Lat/longitude coords are approximate, from TopoZone.
Check out the scary story about this run, with a scary picture, in Jason Rackley's Oregon Kayaking site. Here's a less scary story, also from Jason's site. Jason says that this run "defines continuous whitewater; when the rain is falling hard and the rapids start to push, this creek is transformed into a whitewater playground that has few peers in the state." It has rapids with names like Parker Falls, Bubble Trouble, The Snake, Orthodontist's Nightmare, Lemans, and Hop, Skip, and Splat. That last one is almost always portaged, as it has a bad-assed submerged boulder in the middle of it. This stream has lots of logs and rapids that should be scouted. Be careful and make sure you catch those eddies.
Trip Report from Wheels and Water.
Also check out Lower Brice Creek.
According to Jason Rackley's site (see below), there's a gage on the bridge about 1.5 miles downstream of the take-out at Cedar Creek Campground. 0' is a scrapy, relatively easy minimum; 1.5' is an optimum flow, and 2' would be most paddlers' maximum. Rackley recommends that First of all, Dorena Reservoir inflow should be between 1200 & 3000 cfs and that it's been raining at either Dorena Reservoir or Sugarloaf Mountain.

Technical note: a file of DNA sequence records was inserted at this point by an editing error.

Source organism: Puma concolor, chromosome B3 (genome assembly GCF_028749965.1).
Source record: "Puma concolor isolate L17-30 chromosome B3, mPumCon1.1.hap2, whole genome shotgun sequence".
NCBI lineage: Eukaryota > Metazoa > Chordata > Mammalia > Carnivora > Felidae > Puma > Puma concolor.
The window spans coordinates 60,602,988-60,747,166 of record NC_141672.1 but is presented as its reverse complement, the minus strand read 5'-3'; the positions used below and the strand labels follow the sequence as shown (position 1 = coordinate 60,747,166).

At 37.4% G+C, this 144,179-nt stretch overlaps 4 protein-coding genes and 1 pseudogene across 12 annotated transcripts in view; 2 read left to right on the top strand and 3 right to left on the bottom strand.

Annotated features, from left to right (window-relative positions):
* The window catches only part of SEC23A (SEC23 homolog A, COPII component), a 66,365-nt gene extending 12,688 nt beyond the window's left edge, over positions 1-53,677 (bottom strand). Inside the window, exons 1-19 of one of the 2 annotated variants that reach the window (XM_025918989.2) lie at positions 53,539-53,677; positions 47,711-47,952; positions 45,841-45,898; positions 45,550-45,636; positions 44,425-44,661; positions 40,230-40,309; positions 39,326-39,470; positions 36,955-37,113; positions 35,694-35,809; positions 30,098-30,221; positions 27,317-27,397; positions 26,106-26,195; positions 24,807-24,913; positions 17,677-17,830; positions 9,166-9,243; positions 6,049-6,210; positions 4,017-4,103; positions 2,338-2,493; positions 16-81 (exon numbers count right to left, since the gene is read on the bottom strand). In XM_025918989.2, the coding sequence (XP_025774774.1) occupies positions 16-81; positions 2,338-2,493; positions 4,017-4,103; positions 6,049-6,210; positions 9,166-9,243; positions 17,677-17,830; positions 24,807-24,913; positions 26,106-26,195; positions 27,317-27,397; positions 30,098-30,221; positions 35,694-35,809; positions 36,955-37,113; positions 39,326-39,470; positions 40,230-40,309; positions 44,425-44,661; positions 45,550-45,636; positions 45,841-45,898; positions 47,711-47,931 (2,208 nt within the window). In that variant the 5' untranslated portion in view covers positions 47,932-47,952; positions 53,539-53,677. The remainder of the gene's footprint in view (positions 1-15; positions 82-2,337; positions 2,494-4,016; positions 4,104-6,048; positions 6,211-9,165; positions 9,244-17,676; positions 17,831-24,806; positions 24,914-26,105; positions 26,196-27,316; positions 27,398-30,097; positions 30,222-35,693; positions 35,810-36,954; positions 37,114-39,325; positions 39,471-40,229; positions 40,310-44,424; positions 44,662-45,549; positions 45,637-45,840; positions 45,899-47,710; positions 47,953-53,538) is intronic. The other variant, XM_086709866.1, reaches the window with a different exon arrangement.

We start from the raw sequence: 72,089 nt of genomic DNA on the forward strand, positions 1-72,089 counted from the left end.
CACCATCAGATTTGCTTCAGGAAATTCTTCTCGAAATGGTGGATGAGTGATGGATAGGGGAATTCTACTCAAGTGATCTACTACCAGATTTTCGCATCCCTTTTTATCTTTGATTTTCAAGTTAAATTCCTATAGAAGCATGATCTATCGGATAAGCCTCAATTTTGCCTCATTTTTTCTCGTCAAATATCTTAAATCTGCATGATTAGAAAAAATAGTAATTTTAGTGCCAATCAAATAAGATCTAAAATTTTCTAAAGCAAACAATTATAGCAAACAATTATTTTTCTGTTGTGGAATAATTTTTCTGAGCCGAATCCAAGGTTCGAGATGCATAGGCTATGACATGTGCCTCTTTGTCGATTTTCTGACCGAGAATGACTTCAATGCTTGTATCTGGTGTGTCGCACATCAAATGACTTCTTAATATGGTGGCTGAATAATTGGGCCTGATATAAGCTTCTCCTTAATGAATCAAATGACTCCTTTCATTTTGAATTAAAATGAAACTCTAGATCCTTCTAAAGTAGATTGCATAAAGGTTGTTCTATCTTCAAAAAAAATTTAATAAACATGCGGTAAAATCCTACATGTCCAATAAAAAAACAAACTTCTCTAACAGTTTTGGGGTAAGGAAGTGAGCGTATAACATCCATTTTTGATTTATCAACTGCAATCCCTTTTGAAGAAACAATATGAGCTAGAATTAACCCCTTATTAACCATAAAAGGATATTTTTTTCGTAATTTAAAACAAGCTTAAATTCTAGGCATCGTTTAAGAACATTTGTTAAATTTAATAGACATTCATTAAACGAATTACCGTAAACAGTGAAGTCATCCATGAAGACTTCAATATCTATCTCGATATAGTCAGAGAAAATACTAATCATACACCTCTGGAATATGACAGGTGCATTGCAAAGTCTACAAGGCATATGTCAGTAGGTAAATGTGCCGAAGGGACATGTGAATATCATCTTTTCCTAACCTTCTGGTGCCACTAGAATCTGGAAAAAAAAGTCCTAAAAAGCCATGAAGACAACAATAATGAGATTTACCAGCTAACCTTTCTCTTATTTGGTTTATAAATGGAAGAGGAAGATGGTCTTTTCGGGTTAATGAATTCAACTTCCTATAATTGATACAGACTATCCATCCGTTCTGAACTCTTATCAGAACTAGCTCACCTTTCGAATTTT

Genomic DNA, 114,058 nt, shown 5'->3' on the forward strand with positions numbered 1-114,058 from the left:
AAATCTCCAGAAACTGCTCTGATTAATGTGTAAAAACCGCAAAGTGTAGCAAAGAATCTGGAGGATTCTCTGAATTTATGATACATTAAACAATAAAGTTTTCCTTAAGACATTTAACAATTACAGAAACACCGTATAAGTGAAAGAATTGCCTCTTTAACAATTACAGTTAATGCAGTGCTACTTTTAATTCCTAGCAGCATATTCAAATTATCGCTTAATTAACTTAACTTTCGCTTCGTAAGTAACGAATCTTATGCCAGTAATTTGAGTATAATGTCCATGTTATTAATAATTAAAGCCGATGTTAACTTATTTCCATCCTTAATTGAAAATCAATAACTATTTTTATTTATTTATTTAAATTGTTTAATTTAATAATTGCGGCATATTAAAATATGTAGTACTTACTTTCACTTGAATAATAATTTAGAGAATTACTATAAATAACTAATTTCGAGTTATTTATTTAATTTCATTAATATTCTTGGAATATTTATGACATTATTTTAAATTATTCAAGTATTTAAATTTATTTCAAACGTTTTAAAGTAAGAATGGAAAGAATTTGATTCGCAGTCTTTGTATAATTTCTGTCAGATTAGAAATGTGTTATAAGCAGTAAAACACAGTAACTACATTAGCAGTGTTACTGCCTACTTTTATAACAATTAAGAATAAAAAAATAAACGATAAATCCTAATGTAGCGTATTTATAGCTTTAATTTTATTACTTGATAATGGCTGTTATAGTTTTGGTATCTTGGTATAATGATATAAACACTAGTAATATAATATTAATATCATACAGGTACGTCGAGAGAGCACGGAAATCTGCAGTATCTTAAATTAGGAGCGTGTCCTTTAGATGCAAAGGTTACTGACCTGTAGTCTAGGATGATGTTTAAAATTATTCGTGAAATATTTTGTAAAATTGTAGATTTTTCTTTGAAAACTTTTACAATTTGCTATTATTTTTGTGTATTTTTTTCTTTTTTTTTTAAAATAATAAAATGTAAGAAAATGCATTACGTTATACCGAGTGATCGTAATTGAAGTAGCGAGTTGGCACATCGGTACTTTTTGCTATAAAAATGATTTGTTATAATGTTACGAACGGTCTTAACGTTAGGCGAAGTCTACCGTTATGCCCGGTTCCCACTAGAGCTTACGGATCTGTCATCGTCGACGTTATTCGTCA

Permits are not required for this reach.
We have no additional detail on this route.
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If someone gets hurt on a river, or you read about a whitewater-related injury, please report it to
American Whitewater. Don't worry about multiple submissions from other witnesses, as our safety
editors will turn multiple witness reports into a single unified accident report.
This week, Oregon House Bill 2835 re-passed the Oregon House on a 52-7 vote. Having earlier cleared the Senate, the bill now awaits a signature from the Governor to be signed into law. For decades, opportunities to protect and improve the ability of the public to access and legally use waterways for recreation have seen minimal progress, while efforts to severely limit access have been a consistent threat. Oregon House Bill 2835 is a pivotal piece of legislation in Oregon, and the first proactive waterway access bill in recent history to have made it through the state legislature.
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